10th February 2023 Trade and Financial Services Round Up

  • 10 Feb 2023
  • 3 Mins Read
  • 〜 by Brian Otieno


KRA set to tax hedging profits under new rules

Kenyans engaging in transactions with foreigners to cushion them from volatility in financial markets will now be required to account for any profit realised by non-resident parties and remit tax on the same to the Kenya Revenue Authority (KRA).

This follows the gazettement of the Income Tax (Financial Derivatives) Regulations of 2023 on January 27, effectively bringing to life amendments to the Income Tax Act, which were initiated by the Finance Act 2022.

This development now places under KRA’s radar entities such as national flag carrier, Kenya Airways, which engages in hedging to cushion itself against volatility in the price of fuel as well as commercial banks that have engaged in long-term foreign currency-denominated borrowing which requires them to hedge against interest rate risk.

(Source: Business Daily)


Major fish processing plant to stimulate blue economy

The Deep-Sea Fishing Authority (DSFA) in collaboration with a Spain deep Sea Fishing Company expects to build a large fish processing factory in the country in order to promote the development of the blue economy. Speaking to journalists in Dodoma on Thursday, DSFA Managing Director, Dr Emmanuel Sweke said the factory is expected to be built in Tanga at approximately 10 million US dollars, equivalent to 3.4bn/-.

He said that once the factory will be completed, approximately 100 to 200 tonnes of fish will be processed per day and provide employment to about 100 Tanzanians to begin with.


Fintech firms grow to 24

By the end of 2022, fintechs in Uganda had grown to 24, according to Bank of Uganda (BoU).  The Bank of Uganda has said that all financial services provided by fintech companies are safe and efficient because they have been tested, approved and licensed to conduct various payment services.

(Source: The Daily Monitor)


Starlink internet is fast and affordable, ICT minister says

Satellite-based internet provided by Starlink, is about three times faster than the available products on the Rwandan market at almost the same price, which make it relatively affordable, according to the Minister of ICT and Innovation, Paula Ingabire.

The Minister made the remarks while responding to a question from MP Frank Habineza on whether the Starlink internet will be affordable, during the plenary session of the Chamber of Deputies in which she was providing answers to issues affecting the ICT sector.

(Source: The New Times)


Eight companies to start work in Bulbula integrated agro industrial park with 1.7bn Birr combined capital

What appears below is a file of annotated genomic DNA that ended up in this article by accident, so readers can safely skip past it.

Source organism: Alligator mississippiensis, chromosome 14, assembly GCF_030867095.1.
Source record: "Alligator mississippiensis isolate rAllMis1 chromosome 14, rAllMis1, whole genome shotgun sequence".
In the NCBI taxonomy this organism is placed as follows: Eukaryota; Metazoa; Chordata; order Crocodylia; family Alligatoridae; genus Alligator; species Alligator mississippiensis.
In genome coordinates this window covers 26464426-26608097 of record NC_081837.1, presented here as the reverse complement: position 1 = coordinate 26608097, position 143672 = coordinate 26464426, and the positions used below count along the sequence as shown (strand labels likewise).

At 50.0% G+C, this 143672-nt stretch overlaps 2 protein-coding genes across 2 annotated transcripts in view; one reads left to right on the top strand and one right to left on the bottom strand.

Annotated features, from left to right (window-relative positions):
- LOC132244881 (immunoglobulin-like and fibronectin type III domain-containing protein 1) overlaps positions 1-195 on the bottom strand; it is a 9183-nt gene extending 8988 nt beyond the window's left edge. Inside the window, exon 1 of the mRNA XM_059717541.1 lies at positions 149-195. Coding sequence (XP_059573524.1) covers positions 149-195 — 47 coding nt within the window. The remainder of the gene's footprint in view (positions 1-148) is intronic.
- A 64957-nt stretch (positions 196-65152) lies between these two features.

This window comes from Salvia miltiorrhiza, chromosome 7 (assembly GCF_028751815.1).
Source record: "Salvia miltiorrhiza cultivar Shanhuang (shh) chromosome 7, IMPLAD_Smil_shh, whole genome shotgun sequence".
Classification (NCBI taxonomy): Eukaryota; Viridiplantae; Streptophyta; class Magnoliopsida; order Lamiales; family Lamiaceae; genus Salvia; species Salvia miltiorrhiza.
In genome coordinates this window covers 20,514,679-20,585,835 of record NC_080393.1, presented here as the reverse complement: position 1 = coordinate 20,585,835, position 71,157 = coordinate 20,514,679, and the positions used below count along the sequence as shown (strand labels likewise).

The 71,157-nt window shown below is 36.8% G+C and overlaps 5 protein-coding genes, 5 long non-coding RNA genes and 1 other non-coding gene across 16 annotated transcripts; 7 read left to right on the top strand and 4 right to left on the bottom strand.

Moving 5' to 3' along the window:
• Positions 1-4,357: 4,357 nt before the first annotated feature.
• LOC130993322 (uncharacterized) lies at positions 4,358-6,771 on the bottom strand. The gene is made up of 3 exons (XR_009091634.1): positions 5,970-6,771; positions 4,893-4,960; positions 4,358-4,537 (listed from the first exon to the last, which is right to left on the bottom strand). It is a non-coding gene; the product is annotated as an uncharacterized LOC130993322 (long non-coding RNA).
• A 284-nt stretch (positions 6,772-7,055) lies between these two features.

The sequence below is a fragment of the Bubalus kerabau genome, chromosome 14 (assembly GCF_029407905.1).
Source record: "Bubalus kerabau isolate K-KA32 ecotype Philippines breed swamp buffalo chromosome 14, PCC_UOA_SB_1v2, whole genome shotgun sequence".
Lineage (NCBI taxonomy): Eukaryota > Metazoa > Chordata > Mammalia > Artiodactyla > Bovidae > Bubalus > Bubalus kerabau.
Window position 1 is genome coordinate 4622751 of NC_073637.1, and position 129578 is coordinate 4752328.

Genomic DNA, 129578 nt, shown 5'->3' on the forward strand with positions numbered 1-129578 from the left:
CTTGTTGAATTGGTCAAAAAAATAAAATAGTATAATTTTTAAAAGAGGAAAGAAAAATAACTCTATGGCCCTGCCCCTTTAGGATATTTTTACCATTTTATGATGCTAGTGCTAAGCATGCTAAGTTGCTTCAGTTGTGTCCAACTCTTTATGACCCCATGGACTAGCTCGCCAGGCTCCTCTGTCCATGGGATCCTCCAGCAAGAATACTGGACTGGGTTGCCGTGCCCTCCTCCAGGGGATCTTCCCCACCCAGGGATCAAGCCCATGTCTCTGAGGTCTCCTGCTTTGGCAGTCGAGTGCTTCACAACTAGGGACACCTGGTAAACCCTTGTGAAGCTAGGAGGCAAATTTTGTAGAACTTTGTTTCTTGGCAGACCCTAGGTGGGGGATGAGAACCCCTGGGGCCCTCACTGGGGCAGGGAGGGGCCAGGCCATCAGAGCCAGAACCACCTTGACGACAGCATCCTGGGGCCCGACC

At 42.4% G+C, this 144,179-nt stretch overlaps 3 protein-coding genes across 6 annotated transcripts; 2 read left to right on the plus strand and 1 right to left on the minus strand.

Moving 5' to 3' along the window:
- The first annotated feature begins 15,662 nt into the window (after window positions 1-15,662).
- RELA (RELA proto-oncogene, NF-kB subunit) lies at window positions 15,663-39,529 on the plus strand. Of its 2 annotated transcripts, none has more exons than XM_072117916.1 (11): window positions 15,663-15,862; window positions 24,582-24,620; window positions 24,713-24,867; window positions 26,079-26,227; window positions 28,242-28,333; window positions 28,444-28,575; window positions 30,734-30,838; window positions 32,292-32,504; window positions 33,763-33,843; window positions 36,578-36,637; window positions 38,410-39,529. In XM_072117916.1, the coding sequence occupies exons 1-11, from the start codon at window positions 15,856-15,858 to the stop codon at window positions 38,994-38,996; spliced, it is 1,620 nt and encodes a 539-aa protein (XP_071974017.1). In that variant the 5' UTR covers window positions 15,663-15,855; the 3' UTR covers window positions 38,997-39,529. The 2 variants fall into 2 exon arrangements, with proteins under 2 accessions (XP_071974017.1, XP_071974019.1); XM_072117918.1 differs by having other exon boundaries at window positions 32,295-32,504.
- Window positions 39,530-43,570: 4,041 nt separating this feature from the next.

Some eight local and foreign companies with a combined capital of 1.7 billion Birr have signed agreement with Oromia Industrial Park Development Corporation (OIPDC) to invest in Bulbula Integrated Agro Industrial Park.

In addition, two other investors, who are interested to invest in the industrial park, have also signed Memorandum of Understanding (MoU) with the corporation.

The agreement signing ceremony took place on Thursday in the presence of government officials and investors in Addis Ababa.

(Source: ENA)



Sudan economic situation ‘remains poor’, 2023 budget ‘vague’

Sudan’s macroeconomic situation remained poor in January, FEWS NET reported on Wednesday. Economists criticise the national budget for this year for its lack of clarity.

“The national budget for the year 2023 that was approved on February 1 does not reach the level of a budget,” economist Hasan Bashir says.   “It is more a financial plan based on revenues and expenditures to run the wheel in the state,” he told Radio Dabanga. “In light of the governmental and political vacuum in the country, it is of course not possible to approve a comprehensive national budget.”

Bashir explained that the data related to education, health, and other sectors are very vague. “In addition, the approved budget does not contain any real indicators of resources in the country, which is worrying, especially in light of the economic recession that seriously affects the country.

(Source: Radio Dabanga Sudan)


Africa: Kenya, South Sudan border dispute sparks diplomatic row

South Sudan has accused Kenya of stealing its land, setting the stage for a border dispute that may stymie trade between the two countries, reports Business Daily. The South Sudanese government then summoned Kenya’s envoy to Juba, Samwel Nandwa, to protest the alleged infringement on its territory. According to South Sudan’s Ministry of Foreign Affairs and International Cooperation, Juba prefers a diplomatic solution but requests that the two nations resolve a boundary dispute.

“The Minister of Foreign Affairs and International Cooperation, Mayiik Ayii Deng, met with the Kenyan Ambassador to South Sudan, Samuel Nandwa, to discuss areas of mutual concern. Issues concerning our mutual border were raised. The minister, on behalf of the government of South Sudan, would like to assure all South Sudanese citizens that the highest levels of government are aware of the sensitivities at the border and are working in cooperation with our neighbours to ensure peace, prosperity and maintenance of border integrity,” the statement read.

(Source: All Africa)